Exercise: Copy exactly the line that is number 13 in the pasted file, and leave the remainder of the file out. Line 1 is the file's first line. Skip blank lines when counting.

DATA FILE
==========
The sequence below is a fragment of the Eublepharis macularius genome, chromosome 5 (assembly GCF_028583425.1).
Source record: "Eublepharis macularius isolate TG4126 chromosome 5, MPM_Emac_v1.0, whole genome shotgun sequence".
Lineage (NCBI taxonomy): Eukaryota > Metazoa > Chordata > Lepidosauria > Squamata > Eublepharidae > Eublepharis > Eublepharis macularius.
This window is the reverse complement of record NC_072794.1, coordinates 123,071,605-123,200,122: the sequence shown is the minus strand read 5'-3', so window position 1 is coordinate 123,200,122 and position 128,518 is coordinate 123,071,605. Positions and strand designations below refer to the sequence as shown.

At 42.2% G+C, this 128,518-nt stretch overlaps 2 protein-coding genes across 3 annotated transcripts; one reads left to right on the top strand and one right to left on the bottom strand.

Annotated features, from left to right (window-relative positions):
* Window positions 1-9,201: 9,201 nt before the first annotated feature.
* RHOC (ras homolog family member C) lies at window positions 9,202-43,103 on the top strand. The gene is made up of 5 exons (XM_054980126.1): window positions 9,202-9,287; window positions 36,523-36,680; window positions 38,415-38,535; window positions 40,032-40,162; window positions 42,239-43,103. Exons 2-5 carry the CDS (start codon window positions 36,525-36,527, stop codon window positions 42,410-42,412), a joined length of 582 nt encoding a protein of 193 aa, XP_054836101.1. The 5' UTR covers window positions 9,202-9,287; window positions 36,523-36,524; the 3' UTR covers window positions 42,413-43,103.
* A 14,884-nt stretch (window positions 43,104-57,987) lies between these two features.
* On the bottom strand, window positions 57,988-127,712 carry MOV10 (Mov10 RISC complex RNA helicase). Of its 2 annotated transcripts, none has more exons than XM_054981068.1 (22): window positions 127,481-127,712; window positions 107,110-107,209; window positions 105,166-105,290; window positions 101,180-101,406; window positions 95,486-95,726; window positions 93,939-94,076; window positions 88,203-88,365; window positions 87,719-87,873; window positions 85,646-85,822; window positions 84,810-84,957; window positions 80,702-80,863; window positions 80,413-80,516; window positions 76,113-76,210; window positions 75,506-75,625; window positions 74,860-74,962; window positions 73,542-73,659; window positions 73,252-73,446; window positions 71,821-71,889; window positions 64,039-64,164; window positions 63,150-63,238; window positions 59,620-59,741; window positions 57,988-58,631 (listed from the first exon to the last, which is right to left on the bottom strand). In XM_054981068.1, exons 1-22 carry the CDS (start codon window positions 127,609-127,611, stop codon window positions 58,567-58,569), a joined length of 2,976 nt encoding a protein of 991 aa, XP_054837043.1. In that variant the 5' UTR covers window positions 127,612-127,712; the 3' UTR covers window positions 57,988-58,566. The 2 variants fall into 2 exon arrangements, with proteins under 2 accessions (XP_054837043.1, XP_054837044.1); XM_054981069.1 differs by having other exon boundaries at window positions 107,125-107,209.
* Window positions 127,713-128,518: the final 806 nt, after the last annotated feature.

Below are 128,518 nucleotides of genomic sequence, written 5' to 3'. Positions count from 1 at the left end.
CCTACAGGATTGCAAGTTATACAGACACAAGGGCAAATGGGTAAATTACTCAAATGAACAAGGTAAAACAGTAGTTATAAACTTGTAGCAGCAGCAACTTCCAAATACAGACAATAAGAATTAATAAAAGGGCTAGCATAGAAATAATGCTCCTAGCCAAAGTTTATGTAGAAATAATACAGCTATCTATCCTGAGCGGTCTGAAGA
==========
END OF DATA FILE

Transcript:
CCTACAGGATTGCAAGTTATACAGACACAAGGGCAAATGGGTAAATTACTCAAATGAACAAGGTAAAACAGTAGTTATAAACTTGTAGCAGCAGCAACTTCCAAATACAGACAATAAGAATTAATAAAAGGGCTAGCATAGAAATAATGCTCCTAGCCAAAGTTTATGTAGAAATAATACAGCTATCTATCCTGAGCGGTCTGAAGA